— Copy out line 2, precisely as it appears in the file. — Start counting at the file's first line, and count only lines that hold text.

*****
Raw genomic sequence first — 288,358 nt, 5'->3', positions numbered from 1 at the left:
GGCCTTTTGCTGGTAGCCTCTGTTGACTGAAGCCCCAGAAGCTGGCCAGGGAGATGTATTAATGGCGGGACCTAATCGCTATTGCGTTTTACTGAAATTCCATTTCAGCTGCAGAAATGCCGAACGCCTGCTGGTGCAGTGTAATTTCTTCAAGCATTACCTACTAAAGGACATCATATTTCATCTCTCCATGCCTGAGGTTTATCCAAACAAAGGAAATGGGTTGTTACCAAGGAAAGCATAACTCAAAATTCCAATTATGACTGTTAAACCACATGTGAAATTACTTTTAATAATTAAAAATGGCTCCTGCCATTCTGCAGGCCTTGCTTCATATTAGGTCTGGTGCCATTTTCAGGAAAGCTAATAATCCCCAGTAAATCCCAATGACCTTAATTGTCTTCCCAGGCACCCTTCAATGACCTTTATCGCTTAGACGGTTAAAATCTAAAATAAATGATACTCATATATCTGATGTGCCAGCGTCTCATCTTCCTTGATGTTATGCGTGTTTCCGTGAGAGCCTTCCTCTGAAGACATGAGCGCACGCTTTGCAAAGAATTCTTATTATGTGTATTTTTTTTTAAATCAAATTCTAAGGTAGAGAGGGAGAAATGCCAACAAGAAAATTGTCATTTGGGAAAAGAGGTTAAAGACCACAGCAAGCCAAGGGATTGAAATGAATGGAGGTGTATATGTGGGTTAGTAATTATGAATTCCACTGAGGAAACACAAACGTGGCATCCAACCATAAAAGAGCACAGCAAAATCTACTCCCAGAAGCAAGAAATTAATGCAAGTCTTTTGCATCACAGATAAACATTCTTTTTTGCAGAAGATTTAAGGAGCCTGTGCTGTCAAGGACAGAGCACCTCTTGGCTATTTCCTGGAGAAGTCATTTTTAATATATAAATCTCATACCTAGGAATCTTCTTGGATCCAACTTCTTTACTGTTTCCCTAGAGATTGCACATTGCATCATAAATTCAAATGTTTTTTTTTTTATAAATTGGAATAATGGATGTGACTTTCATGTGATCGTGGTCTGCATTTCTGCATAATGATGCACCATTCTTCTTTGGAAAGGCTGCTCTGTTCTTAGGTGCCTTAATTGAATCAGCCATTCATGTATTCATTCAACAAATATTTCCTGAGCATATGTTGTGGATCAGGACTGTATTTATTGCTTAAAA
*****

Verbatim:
GGCCTTTTGCTGGTAGCCTCTGTTGACTGAAGCCCCAGAAGCTGGCCAGGGAGATGTATTAATGGCGGGACCTAATCGCTATTGCGTTTTACTGAAATTCCATTTCAGCTGCAGAAATGCCGAACGCCTGCTGGTGCAGTGTAATTTCTTCAAGCATTACCTACTAAAGGACATCATATTTCATCTCTCCATGCCTGAGGTTTATCCAAACAAAGGAAATGGGTTGTTACCAAGGAAAGCATAACTCAAAATTCCAATTATGACTGTTAAACCACATGTGAAATTACTTTTAATAATTAAAAATGGCTCCTGCCATTCTGCAGGCCTTGCTTCATATTAGGTCTGGTGCCATTTTCAGGAAAGCTAATAATCCCCAGTAAATCCCAATGACCTTAATTGTCTTCCCAGGCACCCTTCAATGACCTTTATCGCTTAGACGGTTAAAATCTAAAATAAATGATACTCATATATCTGATGTGCCAGCGTCTCATCTTCCTTGATGTTATGCGTGTTTCCGTGAGAGCCTTCCTCTGAAGACATGAGCGCACGCTTTGCAAAGAATTCTTATTATGTGTATTTTTTTTTAAATCAAATTCTAAGGTAGAGAGGGAGAAATGCCAACAAGAAAATTGTCATTTGGGAAAAGAGGTTAAAGACCACAGCAAGCCAAGGGATTGAAATGAATGGAGGTGTATATGTGGGTTAGTAATTATGAATTCCACTGAGGAAACACAAACGTGGCATCCAACCATAAAAGAGCACAGCAAAATCTACTCCCAGAAGCAAGAAATTAATGCAAGTCTTTTGCATCACAGATAAACATTCTTTTTTGCAGAAGATTTAAGGAGCCTGTGCTGTCAAGGACAGAGCACCTCTTGGCTATTTCCTGGAGAAGTCATTTTTAATATATAAATCTCATACCTAGGAATCTTCTTGGATCCAACTTCTTTACTGTTTCCCTAGAGATTGCACATTGCATCATAAATTCAAATGTTTTTTTTTTTATAAATTGGAATAATGGATGTGACTTTCATGTGATCGTGGTCTGCATTTCTGCATAATGATGCACCATTCTTCTTTGGAAAGGCTGCTCTGTTCTTAGGTGCCTTAATTGAATCAGCCATTCATGTATTCATTCAACAAATATTTCCTGAGCATATGTTGTGGATCAGGACTGTATTTATTGCTTAAAA